The Webernets

Some Ph.D. Wrote an Academic Paper About Deathcore, Job For a Cowboy and MySpace Bands

JFAC circa 2005 (Photo Credit: Trey Gridley's Flickr
JFAC circa 2005 (Photo Credit: Trey Gridley’s Flickr

The following is a real, live, actual quote from a proper academic paper, the kind of document you had to wade through in college on LexisNexis just to pull one quote that would support whatever stupid argument you were making in that one paper that you swore would determine the fate of your entire life but ended up being completely insignificant:

At the end of the year 2003 the deathcore scene constituted only a thin slice of the global metal/hardcore scene. The bands working in a context that could be called relatively new, building on certain elements of the traditions of metalcore and death metal (e.g., Between The Buried and Me, Red Chord or Despised Icon) were followed with attention by only a very narrow audience [3]. However in almost less than two years’ time the situation had changed radically: deathcore, an earlier marginal subgenre grew to be a crowd attracting, extensive and, compared to earlier underground conditions, almost mainstream scene. Similarly to the extreme metal scene described by Kahn–Harris (2007), the deathcore scene — or the origin of the genre — has never been bound to a specific local scene, but was, from its outset followed with attention by a global, international fan base [4].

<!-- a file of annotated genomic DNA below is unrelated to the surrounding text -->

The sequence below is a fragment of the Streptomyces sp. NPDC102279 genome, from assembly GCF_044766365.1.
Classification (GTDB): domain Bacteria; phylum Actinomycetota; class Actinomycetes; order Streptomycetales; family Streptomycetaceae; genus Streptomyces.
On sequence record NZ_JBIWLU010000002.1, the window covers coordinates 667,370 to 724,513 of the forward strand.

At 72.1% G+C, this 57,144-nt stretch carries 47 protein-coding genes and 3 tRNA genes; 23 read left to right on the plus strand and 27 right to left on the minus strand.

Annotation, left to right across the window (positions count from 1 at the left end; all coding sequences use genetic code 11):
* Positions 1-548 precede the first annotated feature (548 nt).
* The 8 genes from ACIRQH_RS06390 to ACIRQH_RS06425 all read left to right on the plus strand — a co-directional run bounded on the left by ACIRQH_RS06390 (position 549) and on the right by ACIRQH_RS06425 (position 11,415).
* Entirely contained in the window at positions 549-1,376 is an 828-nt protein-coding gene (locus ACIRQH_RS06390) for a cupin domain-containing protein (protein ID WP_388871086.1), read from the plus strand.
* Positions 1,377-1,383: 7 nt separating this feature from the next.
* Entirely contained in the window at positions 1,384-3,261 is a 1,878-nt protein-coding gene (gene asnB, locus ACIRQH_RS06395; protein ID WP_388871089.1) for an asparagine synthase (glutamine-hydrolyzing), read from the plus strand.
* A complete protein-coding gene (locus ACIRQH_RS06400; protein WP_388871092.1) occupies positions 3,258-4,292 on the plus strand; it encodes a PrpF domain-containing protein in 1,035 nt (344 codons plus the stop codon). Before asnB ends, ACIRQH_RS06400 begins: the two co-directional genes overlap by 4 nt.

The transformation of the deathcore scene was, in effect due to the success story of one single band, Job For a Cowboy. The band burst into extreme music consciousness through means and speed not experienced before and on the track of its success, not only the community of the deathcore scene, but its inner logic and attitude towards the scene and genre was radically altered. But what had actually happened?

The quote comes from “MySpace Bands and Tagging Wars: Conflicts of Genre, Work Ethic and Media Platforms in an Extreme Music Scene” by Tamás Tófalvy, Ph.D., an assistant professor at Budapest University of Technology and Economics. The infamous commenters of Lambgoat, who first posted the article, are even cited in the paper, which provides an academic look into the culture surrounding MySpace bands, their success stories, their detractors, and — in hindsight, with MySpace now firmly in our collective rearview mirror — a reflection upon their historical significance and an extrapolation onto today’s online media.

If at some point in the future “flushing” and “my 6 year old son” are cited in an academic paper… THAT will be the day!

Read the paper here.

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